From the Coparenting Coach's Desk


Most parents don't even think about "The Coparenting Relationship" when they are living in the same household sharing the parenting of a child. This shared parenting relationship exists, but it is often so interwoven into the fabric of the couple relationship that it is hard to separate it from all the other ways in which the couple are connected to each other. In fact, many relationships fail because the couple forgets to take care of each other as friends and lovers. Instead, gradually, they relate to each other only as parents. If the couple has not prepared for parenthood by having at least a basic discussion about their potential differences in parenting styles, the stress of children may end up being too much for the relationship to endure

The transition from coparenting under the same roof to coparenting in different homes is complicated. Most people find it challenging to keep their feelings about the failure of their couple relationship out of the discussion of issues dealing only with the child when they first make that transition. You will hear advice like "be cordial" ... "be business-like" ... "be civil." All good advice! But not so easy to do sometimes when the feelings you're carrying around are so intense and unpredictable - hurt, pain, shock, anger, fear, anxiety, and depression.

While your child is learning the skills of successfully going back and forth between Mom's House and Dad's House, you are trying to learn the skills of coparenting with someone you may not trust or like or respect anymore. At the same time, you are trying to put yourself back together and figure out how to function everyday. It is critical that each parent recognize that learning the skills of coparenting is essential to protecting the child. 

Some of those vital coparenting skills include:
(1) scheduling regular coparenting meetings so both parents focus only on the child issues;
(2) defining and sticking to a clear agenda before each coparenting discussion;
(3) establishing and following ground rules for good coparenting communication;
(4) taking a break when either person gets off topic or violates a ground rule; and
(5) holding ALL non-emergency issues for the next scheduled coparenting meeting instead of asking for information immediately! NO texting, emailing, calling between the regularly scheduled face-to-face meetings unless it is an urgent schedule change or illness of the child.

No matter how motivated a parent may be to be a good coparent for the sake of the children, far too often the impulsive verbal or written jab is thrown. Once those words are gone, it's too late to reconsider. Just that quickly, damage is done to a relationship that is already fragile and struggling.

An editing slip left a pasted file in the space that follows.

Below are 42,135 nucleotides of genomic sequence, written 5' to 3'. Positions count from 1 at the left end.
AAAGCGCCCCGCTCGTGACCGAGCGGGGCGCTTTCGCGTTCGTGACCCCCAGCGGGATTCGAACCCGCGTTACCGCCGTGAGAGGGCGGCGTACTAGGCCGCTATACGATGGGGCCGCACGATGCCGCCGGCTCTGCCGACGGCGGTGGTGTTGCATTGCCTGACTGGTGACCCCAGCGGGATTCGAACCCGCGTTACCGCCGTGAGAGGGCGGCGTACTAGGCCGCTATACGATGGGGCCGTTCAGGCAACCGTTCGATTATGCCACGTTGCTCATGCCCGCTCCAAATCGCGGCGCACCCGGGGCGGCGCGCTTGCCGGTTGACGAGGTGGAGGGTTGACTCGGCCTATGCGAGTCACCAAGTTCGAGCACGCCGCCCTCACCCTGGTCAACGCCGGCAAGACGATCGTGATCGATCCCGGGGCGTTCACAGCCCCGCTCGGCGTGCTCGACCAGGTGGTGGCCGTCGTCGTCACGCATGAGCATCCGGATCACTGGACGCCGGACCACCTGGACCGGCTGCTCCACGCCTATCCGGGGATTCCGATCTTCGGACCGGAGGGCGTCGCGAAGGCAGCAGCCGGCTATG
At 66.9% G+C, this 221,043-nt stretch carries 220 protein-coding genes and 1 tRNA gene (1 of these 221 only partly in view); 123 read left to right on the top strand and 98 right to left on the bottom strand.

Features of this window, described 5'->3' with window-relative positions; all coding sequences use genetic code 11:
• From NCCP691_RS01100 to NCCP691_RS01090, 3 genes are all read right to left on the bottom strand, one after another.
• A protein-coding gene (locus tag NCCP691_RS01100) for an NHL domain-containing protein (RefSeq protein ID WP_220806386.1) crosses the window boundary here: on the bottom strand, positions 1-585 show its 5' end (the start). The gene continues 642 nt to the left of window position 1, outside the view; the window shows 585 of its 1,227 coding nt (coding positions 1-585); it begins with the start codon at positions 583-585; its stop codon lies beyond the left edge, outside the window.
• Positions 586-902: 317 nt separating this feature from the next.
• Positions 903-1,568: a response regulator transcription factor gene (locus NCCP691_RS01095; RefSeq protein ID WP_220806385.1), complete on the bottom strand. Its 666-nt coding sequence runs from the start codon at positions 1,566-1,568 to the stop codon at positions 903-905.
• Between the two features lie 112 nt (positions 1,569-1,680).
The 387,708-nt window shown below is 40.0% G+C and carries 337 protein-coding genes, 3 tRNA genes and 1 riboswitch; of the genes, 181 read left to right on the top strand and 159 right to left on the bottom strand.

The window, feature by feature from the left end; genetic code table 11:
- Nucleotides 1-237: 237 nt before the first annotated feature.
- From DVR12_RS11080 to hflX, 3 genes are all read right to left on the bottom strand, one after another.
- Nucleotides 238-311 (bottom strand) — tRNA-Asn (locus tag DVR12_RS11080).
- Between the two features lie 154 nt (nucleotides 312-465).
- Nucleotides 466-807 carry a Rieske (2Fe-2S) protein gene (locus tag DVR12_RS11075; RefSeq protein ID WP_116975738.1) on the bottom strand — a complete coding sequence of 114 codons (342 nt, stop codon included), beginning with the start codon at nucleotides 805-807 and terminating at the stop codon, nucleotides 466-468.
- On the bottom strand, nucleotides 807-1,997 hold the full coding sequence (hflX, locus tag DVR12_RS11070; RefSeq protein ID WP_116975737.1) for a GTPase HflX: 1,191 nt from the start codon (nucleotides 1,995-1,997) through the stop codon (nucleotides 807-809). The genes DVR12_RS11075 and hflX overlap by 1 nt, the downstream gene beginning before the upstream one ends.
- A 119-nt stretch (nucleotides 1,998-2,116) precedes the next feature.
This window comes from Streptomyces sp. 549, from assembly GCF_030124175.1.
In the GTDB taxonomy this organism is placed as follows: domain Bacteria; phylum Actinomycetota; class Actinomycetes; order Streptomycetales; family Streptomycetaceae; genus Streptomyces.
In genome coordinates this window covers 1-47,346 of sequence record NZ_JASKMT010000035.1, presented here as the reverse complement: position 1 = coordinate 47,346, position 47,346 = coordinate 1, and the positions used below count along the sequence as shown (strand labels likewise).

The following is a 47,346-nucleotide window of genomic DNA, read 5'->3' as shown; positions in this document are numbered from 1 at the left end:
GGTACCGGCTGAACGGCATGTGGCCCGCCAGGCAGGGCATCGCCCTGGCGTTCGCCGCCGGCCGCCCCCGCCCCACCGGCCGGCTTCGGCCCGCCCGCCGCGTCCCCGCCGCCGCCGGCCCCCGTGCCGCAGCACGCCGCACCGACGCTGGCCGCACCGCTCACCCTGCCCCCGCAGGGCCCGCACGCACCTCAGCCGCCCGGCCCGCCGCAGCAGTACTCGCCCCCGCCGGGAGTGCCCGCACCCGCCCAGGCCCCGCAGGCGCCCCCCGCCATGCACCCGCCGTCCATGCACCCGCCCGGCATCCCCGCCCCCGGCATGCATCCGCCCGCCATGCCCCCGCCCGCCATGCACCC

Facilitated coparenting meetings are one of the tools offered at Transitions Family Program at Hannah's House to help parents make the transition to face to face meetings and ordinary child exchanges. A facilitated meeting is conducted by an expert in both child development and family transitions. Each parent completes a list of issues they would like to discuss in the initial meeting. The coparenting facilitator compiles a rank-ordered agenda based on the highest priority issues for the particular family situation and provides that back to each coparent. The facilitator also gives each coparent some basic ground rules that will be followed during the meeting.

Most coparents find that a once a month meeting works well for approximately the first three-six months following the initial family transition. The next step is usually every other month for about six months. Some parents are able to meet on their own fairly early on in a cordial, civil and business-like fashion, with the help of friends, family and professionals.

For those that are concerned about their ability to do that on their own immediately, the facilitated coparenting meeting is a resource available that can help parents avoid any pitfalls and land mines during the first meetings following the transition. Coparenting meetings, phone calls and emails are not the place to try to deal with your unresolved issues and feelings left over from your couple relationship.

If you have unresolved issues six months after the family break-up, it's time to get some help to move on. Start therapy or work thoughtfully with friends and family members who don't automatically endorse you and trash your coparent. Use a journal but definitely not a public blog!

Those adult issues have no place in the middle of a relationship that exists for the sole purpose of providing care for your child so don’t do it. If you can’t hold the boundaries, for the sake of your child, then admit it and let someone else - a neutral person - hold that responsibility for least at the beginning.

Coparenting is a challenge but it does get easier. There really is a set of skills you can master, with time and practice.